Insurers Push to Scale Back Spending on Cancer Care

Health insurance companies have announced plans to change the way they pay for cancer care in an effort to address steep costs and variations in treatment plans, according to an article in The Wall Street Journal.

Insurers across the country have developed treatment regimens for various types of cancer by balancing costs, benefit to patients and side effects. The insurers then compensate oncologists based on how closely they stick to the care plan and how many patients they have on the insurer-developed regimen, according to the report.

WellPoint, the nation's second largest health insurer, plans to begin paying oncologists $350 per month for every patient on WellPoint's recommended cancer care regimen. The new program will initially focus on colorectal, lung and breast cancer, according to the report.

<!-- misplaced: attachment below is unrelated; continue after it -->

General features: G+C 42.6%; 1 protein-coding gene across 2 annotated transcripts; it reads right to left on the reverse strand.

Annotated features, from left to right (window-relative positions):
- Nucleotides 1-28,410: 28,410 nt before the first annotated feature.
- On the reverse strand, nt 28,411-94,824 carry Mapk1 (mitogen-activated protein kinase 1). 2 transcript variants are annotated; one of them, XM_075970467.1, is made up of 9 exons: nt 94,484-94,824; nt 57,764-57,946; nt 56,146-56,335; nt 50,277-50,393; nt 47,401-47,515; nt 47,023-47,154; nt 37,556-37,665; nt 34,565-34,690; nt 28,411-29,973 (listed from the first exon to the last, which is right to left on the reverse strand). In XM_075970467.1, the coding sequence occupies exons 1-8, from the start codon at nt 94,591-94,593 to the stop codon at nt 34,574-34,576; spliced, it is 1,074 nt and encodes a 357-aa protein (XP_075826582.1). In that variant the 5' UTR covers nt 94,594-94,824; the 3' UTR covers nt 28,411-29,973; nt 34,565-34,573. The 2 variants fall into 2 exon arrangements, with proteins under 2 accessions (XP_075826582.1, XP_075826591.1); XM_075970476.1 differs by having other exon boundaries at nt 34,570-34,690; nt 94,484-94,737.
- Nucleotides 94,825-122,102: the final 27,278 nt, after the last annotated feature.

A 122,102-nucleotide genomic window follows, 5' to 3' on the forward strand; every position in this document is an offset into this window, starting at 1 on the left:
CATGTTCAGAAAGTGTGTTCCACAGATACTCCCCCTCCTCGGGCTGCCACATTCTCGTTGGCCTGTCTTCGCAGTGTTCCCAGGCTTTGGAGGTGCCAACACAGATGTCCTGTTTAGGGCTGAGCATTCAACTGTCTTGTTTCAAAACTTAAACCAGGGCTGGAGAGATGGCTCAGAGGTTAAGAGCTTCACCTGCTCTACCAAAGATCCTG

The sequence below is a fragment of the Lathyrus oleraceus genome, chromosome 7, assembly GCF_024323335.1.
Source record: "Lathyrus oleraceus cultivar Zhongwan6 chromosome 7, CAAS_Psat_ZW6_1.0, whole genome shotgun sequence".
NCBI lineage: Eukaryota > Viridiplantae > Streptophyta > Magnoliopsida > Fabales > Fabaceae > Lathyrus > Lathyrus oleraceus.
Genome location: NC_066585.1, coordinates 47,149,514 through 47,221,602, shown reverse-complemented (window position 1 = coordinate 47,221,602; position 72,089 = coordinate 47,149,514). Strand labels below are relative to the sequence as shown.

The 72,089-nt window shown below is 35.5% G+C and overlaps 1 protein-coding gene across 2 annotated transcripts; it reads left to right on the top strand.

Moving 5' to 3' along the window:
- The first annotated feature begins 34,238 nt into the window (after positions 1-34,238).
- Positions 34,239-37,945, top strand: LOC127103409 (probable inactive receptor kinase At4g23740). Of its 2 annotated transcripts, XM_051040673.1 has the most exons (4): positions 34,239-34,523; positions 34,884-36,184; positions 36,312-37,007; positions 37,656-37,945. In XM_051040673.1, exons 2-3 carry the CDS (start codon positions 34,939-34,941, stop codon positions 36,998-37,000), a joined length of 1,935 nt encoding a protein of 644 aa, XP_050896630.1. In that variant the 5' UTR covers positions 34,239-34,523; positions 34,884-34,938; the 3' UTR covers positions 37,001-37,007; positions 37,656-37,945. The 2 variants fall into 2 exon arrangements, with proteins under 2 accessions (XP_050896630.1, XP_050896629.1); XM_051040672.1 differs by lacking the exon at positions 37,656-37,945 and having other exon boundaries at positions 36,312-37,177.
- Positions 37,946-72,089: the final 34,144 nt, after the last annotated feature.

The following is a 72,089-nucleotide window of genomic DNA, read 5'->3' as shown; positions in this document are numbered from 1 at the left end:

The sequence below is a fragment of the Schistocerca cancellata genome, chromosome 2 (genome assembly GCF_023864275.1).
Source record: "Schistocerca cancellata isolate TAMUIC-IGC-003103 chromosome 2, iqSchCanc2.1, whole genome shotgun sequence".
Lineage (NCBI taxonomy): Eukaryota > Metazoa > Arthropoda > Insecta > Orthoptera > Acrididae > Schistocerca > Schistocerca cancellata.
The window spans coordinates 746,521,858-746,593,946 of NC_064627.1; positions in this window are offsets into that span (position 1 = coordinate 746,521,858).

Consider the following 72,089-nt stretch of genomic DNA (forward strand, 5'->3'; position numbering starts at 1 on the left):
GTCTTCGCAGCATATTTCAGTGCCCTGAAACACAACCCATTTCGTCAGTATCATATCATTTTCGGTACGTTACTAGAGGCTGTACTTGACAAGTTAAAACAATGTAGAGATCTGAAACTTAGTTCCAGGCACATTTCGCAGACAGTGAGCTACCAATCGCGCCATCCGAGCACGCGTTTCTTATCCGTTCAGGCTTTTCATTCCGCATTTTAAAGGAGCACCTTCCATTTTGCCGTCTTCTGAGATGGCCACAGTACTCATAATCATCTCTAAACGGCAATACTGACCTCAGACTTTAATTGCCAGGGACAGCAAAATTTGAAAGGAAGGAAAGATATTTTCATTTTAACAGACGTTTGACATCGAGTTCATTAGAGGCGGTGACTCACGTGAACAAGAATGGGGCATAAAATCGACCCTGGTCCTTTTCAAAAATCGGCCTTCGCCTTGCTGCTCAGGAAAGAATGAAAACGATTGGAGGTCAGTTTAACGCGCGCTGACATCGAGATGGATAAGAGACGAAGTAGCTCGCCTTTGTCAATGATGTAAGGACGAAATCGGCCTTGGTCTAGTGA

Critics of the new compensation agreements fear the insurers' efforts to induce physicians to adhere to a standardized care plan for cancer patients will interfere with some oncologists' move towards more individualized care guided by genetics, according to the report.

In response to the opposition, WellPoint has said it does not believe the new compensation plan will interfere with individualized care. "There are always going to be unique clinical situations," and the care guidelines will be updated regularly, said Jennifer Malin, a WellPoint medical director who oversees oncology, in the report.

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